In case of a manuscript of a book or screenplay, script or concept notes, they are protected as literary works. It is not necessary to copyright these works to protect them but in case of any litigation the copyright acts as evidence of ownership and date of creation, etc. But the major problem with registering a copyright is that it takes a lot of time and money which some people are not ready to spend. So is there any other way to protect your ownership on your own material? Sadly there is no way to stop someone from stealing your work but there are ways other than getting a copyright to help create evidence of your ownership:
1. Register themselves with a writer’s association/s.
2. Mail the script to a trusted friend or to themselves to show a date of creation and ownership.
If your copyright has been infringed then there are certain remedies laid down under the Copyright Act like injunctions, notices, orders and pecuniary remedies.
Entrepreneurs who have thought of an invention or have an idea always have the question of whether they can patent such an idea. The Indian Patent Act is very much on the fence when it comes to these queries and it also depends on the idea. There are certain ideas that, under the law are not patentable. So the first thing any person who has the intention to patent their idea has to do is check whether their idea falls under the category of non patentability. If it is patentable then they should move on to the next step, which is to check if the idea is novel, non-obvious and industrially useful. An invention is considered novel if it has never been thought of, made and is different from previous inventions. The invention has to be something that is completely new and has never been thought of before. What needs to be seen before decided whether the invention is novel or not is whether the invention has been published before or claimed or whether the invention was anticipated or whether it was in the public domain (whether the public had knowledge about it). If the invention doesn’t come under any of these categories then it is said to be a novel invention or idea. An invention or an idea needs to have an inventive step or should be non-obvious, which means that the invention should be beyond state of the art or it shouldn’t be something that someone who is in that field can think of. It has to be not obvious to a person who is an expert in that field. And finally the invention has to be industrially applicable or useful in the industry. It can’t be an invention made for no reason or with no use at all. It has to be something that makes the work and lives of mankind easier.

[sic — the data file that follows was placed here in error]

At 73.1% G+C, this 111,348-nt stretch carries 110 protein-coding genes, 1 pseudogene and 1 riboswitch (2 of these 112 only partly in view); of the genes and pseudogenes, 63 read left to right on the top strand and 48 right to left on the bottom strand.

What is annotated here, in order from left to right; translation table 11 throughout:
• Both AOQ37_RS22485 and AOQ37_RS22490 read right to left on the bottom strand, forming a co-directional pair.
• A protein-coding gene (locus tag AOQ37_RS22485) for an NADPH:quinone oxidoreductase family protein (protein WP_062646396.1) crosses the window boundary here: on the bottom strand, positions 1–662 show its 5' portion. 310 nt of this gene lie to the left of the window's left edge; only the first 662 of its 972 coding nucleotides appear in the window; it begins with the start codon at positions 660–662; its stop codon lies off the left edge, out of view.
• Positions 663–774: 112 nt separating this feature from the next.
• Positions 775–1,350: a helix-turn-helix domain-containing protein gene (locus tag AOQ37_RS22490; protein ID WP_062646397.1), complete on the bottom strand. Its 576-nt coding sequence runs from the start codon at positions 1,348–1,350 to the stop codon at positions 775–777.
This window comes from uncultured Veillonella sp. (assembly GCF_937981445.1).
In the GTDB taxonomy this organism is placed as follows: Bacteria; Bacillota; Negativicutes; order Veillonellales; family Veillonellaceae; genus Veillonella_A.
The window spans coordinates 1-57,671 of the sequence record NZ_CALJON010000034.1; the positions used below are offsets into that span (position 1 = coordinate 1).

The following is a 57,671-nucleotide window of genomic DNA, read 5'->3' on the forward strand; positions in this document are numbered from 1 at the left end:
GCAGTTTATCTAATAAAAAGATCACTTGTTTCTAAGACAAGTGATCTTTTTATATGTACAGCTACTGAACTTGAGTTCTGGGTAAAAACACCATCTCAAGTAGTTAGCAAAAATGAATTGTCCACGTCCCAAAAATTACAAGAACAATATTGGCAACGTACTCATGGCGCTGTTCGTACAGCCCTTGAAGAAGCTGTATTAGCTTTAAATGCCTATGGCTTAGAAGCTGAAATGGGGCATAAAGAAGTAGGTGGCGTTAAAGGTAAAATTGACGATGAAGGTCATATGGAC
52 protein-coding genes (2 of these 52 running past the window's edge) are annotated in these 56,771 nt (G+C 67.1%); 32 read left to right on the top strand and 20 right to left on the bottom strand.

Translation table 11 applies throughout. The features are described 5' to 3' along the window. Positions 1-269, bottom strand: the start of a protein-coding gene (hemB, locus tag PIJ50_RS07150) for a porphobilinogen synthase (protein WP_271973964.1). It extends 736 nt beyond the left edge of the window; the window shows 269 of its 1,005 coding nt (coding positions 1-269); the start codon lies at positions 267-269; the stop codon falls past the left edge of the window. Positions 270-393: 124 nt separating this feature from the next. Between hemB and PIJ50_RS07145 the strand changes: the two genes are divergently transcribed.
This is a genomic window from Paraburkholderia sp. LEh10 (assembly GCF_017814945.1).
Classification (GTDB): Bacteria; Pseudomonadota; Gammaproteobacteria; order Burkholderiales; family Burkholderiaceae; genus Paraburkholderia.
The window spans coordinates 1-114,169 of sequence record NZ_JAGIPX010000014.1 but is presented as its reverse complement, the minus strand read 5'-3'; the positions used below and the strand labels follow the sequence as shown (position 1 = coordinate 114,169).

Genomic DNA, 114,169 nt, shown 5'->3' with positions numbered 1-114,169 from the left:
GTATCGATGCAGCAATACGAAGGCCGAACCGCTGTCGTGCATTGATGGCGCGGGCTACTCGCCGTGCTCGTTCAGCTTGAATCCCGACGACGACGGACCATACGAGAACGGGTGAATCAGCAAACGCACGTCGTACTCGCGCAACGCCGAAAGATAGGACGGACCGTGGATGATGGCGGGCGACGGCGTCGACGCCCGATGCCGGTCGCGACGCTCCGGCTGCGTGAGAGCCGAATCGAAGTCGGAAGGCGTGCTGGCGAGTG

One can file for a provisional patent application if they’re still working on or haven’t started working on their invention. Section 10 of the act indicates what is necessary to file a provisional patent application. Firstly the application should have a title which sufficiently shows what the invention is or states the subject matter of the invention. The application should also contain certain information and specifications of the inventions. It should have the area of the invention, a description of it and how it works; it should also specify what the advantages of the invention are. Most importantly it should have diagrams or sketches which explain the working of the invention as it makes it easier to understand. This is only valid up to 12 months after which the patent application will be abandoned. So a person who has filed for a provisional patent application will have a period of 12 months to develop his idea or invention so that can have a working prototype in their hand or certain results to show that their idea has an inventive step after which they can file a complete specification with the patent application. A provisional application is only filed in case the inventor does not have full knowledge about his invention but needs to protect it till he can finish developing or researching on it.
Ideas as thoughts in your head can’t be protected but when it is expressed in any form it can be protected under intellectual property laws.